Young workers hit hardest by financial crisis

Jobless figures amongst young Danes echoes dour EU statistics showing historically high youth unemployment rates

Hugger's promising career ended in 2009 when he endured a serious eye injury (photo: iStock)
April 23rd, 2012 2:00 pm| by admin
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A new report from the economic policy institute Arbejderbevægelsens Erhvervsråd (AE) indicates that from the middle of 2008 until 2010 a massive number of young workers lost their jobs as the financial crisis told hold.

During the two-year period, 265,000 Danes lost their jobs. Nearly 25 percent, or 65,000, of them were under the age of 30.

The employment minister, Mette Frederiksen (Socialdemokraterne), said she was appalled at the unemployment rate, which is at its highest since the 1980’s.

“The numbers are terribly high; they are way too high,” Frederiksen told Politiken newspaper. “Every society has a distinct responsibility to fight against unemployment within the younger generation, and we must react to this.”

Especially the uneducated were hit hard. Some 28 percent of young workers under the age of 30 without a high school diploma lost their jobs, and according to AE's director, Lars Andersen, it is often the unskilled jobs that disappear first.

“People without an education are affected the most and they're the ones that will be at the end of the queue when things hopefully begin to move forward again,” Andersen told Politiken. “This only goes to further emphasise how important it is for young people to get an education.”

As opposed to the young uneducated workers, only eight percent of highly-skilled workers under 30, who had completed long term educations, lost their jobs. The report from AE also indicates that it is primarily the trade, transport, building and industrial sectors that have suffered the biggest reductions of young employment.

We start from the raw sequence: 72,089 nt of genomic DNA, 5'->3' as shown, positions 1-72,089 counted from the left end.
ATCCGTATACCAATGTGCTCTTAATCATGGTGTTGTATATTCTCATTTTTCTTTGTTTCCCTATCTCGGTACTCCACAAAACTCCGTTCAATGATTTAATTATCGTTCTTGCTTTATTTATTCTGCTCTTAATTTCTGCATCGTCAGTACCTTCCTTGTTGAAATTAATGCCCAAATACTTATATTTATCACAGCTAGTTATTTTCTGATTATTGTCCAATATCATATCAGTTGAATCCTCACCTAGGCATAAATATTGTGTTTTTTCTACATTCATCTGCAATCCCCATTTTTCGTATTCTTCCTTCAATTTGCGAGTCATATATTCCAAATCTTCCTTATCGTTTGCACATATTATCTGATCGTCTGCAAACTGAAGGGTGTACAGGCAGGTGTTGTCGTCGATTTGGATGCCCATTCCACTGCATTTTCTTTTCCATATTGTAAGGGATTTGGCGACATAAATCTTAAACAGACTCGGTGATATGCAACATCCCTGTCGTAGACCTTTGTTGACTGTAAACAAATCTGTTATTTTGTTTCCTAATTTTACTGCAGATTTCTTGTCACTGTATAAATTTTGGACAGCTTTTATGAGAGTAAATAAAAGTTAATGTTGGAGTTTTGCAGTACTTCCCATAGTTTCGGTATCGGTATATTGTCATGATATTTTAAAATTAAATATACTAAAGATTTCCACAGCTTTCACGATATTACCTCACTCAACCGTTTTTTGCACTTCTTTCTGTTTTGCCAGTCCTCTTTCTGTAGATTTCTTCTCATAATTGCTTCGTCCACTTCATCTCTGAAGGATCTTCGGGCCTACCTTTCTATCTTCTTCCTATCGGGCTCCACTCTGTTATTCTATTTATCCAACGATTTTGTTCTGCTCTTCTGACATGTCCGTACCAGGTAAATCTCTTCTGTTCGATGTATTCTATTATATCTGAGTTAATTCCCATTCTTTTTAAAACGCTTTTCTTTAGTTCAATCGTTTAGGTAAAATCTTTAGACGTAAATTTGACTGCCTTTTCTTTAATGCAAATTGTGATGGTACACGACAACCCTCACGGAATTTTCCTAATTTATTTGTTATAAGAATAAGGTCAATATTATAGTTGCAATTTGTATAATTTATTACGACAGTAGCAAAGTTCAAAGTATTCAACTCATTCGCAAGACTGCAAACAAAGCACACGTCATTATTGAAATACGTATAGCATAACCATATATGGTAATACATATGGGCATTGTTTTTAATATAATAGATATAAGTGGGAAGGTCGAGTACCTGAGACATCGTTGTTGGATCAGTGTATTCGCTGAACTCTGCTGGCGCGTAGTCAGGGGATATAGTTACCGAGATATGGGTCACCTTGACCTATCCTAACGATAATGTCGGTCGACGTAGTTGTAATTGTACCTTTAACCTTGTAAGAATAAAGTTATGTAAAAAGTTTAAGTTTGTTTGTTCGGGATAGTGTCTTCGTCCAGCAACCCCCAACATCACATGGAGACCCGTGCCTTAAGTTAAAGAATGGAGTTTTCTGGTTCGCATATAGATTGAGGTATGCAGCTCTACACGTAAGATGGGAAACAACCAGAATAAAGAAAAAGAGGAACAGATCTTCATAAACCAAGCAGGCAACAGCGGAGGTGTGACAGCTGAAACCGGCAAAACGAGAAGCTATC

Frederiksen mentioned initiatives such as 3,000 more work placement positions and more adult apprenticeships that have helped younger people find work. But she underlined the power of education.

“It is necessary to have education and employment initiatives set together,” Frederiksen told Politiken. ”It is essential that the younger folks get an education, more so than getting a job, otherwise we risk that they will become unemployed again in the future.”

Frederiksen, who made waves in February by saying that graduates should take unskilled work instead of waiting for a job in their field, will co-host an unofficial EU ministerial meeting in Horsens on Tuesday to discuss the towering unemployment numbers currently stalking most of Europe.

According to AE, the average unemployment rate among workers aged 15-29 in the EU15 nations is at 16.5 percent.

While Denmark is below that average at 11.8 percent, and well below the 35 percent  seen in Spain and Greece, the rates in Germany and the Netherlands are considerably lower, between six and seven percent.

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